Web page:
Background: It has been observed that carers experience a level of illness or disability which is more than twice the level of the general public (Carers Scotland 2011).There is also evidence that early intervention offering emotional/practical support to carers at end of life improves confidence and resilience, supporting preferred place of care. (Princess Royal Trust for Carers/Crossroads 2011). Method Volunteers were recruited via Volunteer Action North Lanarkshire, existing hospice volunteers and local media. Training was given in befriending, boundaries and self-care. Ongoing training included communication skills, moving/handling, relaxation techniques, dementia friendliness, supporting reminiscing. Results 134 referrals were assessed by CNS. Support provided included information about other services, complementary therapy, befriending and short carer respite. The most frequently provided support was complementary therapy. Many accessed a combination of services 31 volunteers were trained in first 6 months. Feedback from service users and volunteers has been very positive. ‘It makes me feel I want to go out – I can relax for a few hours’ ‘My volunteer befriender takes away my fears – I feel like part of society again’ Discussion Evaluation is ongoing but this model provides a sustainable means of supporting carers which is transferable to other geographical locations.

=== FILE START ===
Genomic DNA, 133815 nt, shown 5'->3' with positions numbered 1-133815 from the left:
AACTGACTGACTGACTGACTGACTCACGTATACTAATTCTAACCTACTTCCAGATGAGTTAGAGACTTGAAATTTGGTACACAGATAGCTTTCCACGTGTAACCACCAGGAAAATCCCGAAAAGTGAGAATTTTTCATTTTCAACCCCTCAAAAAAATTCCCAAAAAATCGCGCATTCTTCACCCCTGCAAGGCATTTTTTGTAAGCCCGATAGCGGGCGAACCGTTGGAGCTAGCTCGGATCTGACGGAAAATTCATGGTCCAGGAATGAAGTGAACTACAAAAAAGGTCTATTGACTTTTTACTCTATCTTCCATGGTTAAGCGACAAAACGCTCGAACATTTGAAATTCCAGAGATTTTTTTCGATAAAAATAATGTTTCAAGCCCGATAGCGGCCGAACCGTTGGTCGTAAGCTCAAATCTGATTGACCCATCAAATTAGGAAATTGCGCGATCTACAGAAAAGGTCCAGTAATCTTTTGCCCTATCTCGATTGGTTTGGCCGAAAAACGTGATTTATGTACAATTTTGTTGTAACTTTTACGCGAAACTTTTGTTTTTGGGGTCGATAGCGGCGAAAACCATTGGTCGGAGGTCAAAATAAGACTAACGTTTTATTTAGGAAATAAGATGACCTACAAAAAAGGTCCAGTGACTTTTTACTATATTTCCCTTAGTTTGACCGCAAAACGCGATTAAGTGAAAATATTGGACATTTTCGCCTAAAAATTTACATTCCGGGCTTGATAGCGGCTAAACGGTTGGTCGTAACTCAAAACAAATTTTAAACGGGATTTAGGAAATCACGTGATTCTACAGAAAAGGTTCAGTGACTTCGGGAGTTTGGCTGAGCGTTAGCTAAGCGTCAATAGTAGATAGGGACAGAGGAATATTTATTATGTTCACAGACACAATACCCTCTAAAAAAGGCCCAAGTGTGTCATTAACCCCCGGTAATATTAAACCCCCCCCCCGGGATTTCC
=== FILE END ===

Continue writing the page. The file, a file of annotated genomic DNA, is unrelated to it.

Volunteers - vital to hospice viability

Author(s) of poster: Ros Scott, Richard Carling, Jean Hindmarch